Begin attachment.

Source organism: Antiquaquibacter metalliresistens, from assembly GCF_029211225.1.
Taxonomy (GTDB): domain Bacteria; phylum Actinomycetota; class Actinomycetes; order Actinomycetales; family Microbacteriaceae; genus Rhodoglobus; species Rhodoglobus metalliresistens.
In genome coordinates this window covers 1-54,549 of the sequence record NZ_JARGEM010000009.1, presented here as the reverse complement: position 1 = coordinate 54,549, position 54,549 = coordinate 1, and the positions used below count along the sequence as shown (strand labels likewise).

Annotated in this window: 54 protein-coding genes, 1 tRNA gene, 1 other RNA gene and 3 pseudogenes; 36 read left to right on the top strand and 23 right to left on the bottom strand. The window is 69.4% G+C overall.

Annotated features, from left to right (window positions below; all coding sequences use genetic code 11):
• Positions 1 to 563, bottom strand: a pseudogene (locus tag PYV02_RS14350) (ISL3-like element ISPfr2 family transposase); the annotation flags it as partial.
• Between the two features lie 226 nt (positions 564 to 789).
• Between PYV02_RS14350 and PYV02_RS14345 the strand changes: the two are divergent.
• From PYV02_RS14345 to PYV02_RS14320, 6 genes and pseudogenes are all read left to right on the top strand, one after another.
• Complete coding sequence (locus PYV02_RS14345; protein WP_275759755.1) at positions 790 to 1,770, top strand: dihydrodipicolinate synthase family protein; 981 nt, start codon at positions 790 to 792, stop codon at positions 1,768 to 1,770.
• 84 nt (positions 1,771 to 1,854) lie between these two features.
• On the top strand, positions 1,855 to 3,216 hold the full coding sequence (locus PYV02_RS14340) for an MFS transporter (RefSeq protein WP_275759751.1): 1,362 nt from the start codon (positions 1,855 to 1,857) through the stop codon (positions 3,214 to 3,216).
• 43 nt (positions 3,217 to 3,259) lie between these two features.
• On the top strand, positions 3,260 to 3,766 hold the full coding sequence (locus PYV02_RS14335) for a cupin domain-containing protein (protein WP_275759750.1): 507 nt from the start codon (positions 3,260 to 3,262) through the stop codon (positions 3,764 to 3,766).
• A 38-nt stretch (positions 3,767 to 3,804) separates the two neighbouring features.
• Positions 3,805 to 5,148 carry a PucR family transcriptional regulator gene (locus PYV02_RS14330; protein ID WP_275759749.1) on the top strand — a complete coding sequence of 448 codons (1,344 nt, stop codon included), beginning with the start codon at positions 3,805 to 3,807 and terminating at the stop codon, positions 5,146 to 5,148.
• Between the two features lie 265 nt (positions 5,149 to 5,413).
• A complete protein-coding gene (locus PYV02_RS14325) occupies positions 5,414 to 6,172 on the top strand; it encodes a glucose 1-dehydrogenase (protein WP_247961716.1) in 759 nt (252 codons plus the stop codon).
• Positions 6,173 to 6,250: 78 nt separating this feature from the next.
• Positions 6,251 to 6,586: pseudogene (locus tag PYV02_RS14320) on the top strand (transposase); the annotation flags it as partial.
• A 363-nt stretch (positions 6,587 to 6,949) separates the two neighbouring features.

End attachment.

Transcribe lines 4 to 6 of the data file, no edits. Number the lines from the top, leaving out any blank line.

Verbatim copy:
Annotated in this window: 54 protein-coding genes, 1 tRNA gene, 1 other RNA gene and 3 pseudogenes; 36 read left to right on the top strand and 23 right to left on the bottom strand. The window is 69.4% G+C overall.

Annotated features, from left to right (window positions below; all coding sequences use genetic code 11):
• Positions 1 to 563, bottom strand: a pseudogene (locus tag PYV02_RS14350) (ISL3-like element ISPfr2 family transposase); the annotation flags it as partial.